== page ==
Example:  “The cake is good.”

What does “The cake is good” tell the  listener?  The word “good” has  no specific context aside from its connection to the word  “cake.”  The moderator probes  for meaning.

Probe:  “Good?  What do you mean by  ‘good?'”

Response: “The cake is good  because it is my favorite, chocolate!”

The passive listener could have inferred the  “good” meant “tasty” or “homemade.”  By probing, we know “good” had a  different meaning.

By probing for more information, the moderator determines  what the communicator means by “good.”  However, probing a generalization has limits  in  that the meaning of an idea is defined within the context of  the statement made.  It is not known how  the idea relates to the attitudes or behavior of the communicator.  Probing a generalization uncovers the meaning  of that specific idea, but for more information the moderator must use  different probes.


A deletion is something that is left out of a conversation  that could be key to understanding the communicator’s attitudes.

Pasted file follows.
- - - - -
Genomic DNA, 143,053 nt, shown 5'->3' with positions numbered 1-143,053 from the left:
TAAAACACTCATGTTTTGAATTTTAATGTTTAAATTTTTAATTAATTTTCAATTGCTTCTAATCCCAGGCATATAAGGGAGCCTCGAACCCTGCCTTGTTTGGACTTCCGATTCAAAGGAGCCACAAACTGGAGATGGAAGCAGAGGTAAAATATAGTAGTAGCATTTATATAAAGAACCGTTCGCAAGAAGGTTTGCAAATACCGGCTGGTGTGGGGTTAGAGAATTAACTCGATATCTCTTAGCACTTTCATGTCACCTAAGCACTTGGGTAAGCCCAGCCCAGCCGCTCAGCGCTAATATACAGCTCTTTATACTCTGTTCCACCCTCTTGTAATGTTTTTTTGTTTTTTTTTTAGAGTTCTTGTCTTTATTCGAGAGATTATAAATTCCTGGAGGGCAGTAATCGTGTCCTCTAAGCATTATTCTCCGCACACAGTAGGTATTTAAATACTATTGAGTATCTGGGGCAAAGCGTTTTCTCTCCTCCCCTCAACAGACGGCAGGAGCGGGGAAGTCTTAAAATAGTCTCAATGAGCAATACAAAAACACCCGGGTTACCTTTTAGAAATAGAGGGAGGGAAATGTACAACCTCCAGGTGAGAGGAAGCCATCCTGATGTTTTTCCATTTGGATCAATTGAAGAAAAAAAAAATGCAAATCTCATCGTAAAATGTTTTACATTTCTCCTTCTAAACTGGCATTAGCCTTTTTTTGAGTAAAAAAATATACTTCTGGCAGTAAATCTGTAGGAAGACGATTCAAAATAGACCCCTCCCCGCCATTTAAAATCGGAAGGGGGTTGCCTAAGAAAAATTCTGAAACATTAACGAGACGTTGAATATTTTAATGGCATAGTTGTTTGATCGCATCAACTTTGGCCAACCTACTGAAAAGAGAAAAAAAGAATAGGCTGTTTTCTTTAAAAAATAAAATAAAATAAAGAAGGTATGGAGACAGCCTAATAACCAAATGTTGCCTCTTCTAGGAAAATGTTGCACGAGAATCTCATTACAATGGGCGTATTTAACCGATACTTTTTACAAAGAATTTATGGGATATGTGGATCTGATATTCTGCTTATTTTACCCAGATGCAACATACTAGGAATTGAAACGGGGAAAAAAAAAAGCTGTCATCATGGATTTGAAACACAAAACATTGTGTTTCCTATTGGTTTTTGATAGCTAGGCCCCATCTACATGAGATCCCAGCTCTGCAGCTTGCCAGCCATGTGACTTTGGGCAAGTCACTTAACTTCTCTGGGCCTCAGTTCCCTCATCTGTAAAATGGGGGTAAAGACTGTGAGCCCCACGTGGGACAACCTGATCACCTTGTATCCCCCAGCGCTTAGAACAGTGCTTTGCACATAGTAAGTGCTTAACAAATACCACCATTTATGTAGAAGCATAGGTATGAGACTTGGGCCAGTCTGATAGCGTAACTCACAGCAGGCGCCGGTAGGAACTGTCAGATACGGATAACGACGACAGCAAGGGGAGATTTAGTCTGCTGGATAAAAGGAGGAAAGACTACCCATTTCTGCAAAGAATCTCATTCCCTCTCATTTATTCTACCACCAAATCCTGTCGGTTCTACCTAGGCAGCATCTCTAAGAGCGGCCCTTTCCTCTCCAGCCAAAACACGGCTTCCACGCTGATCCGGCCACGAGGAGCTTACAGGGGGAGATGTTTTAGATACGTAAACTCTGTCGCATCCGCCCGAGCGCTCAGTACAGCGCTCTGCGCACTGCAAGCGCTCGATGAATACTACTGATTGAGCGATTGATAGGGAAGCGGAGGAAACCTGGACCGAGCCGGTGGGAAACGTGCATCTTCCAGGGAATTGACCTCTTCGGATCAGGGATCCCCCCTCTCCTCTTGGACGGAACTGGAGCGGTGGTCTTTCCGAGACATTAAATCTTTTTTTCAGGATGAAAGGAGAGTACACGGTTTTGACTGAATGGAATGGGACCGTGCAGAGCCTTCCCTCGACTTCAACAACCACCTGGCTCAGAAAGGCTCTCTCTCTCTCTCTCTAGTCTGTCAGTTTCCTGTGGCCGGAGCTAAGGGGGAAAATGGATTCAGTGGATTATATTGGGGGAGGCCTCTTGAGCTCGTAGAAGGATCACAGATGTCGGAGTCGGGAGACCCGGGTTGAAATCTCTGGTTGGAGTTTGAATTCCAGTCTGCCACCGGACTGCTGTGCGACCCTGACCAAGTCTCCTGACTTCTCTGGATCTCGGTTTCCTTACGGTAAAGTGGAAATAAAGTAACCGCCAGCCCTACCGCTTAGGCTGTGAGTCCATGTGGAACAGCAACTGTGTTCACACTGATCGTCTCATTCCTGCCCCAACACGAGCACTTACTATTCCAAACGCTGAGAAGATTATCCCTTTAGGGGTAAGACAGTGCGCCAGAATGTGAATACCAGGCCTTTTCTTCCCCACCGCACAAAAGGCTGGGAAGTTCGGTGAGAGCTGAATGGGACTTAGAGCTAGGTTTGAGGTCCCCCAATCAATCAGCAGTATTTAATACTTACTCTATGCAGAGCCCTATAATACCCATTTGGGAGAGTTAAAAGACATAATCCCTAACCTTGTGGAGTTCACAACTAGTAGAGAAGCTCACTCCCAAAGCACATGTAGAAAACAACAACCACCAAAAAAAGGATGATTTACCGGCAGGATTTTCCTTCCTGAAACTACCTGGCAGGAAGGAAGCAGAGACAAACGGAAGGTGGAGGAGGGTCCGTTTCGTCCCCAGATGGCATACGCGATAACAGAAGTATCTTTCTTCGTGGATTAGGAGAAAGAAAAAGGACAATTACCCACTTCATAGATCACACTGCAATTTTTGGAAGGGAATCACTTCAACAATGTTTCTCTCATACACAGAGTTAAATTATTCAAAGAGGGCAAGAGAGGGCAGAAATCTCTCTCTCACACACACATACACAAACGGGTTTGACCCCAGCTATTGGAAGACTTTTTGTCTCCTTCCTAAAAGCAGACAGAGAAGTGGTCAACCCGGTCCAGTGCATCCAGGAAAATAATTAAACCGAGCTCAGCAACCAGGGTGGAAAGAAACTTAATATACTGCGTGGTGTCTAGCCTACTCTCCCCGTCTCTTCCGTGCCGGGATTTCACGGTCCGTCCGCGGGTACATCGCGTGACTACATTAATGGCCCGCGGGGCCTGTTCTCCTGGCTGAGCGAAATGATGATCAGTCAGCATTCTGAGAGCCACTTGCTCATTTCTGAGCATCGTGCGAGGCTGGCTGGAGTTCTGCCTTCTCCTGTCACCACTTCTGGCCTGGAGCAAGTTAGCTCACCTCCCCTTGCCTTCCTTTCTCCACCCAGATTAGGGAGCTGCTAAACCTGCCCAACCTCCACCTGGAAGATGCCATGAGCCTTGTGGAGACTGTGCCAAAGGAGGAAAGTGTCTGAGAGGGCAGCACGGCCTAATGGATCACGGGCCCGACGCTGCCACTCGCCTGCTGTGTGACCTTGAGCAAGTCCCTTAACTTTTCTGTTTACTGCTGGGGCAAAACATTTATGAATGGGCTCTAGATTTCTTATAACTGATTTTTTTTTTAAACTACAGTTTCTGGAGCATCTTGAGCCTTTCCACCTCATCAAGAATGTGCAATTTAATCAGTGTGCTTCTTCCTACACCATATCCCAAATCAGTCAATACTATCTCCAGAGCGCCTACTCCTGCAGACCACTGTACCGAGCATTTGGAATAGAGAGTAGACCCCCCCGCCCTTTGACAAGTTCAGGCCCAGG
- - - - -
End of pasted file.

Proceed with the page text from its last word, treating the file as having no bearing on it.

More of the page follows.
The moderator probes a deletion by using an open-ended  question to determine what has been left out of the communicator’s  response.  This is accomplished by  saying, “What else?”

Example: “For my father I’d  probably pick something bright and blue.”

The listener could assume that blue was chosen because it is  society’s chosen color for boys.  That  inference would not have been correct.

Probe:  “Why blue?”

Response:  “Because that’s his favorite color.”

By probing “Why blue?,” the moderator gets the  communicator’s meaning.

By probing a deletion, the moderator will develop a fuller  picture of the communicator’s meaning and know the relative position of the  item mentioned in the communicator’s decision-making process.  If a deletion has occurred and a probe has  brought no further response, the moderator knows he has the complete picture and  that the communicator’s ideas are actually limited.


A distortion is a deflation or inflation of the integration  of an idea into the communicator’s decision-making process.  This occurs when the moderator knows neither  the boundaries of that idea nor the connection between the idea and the  communicator’s attitudes or behaviors.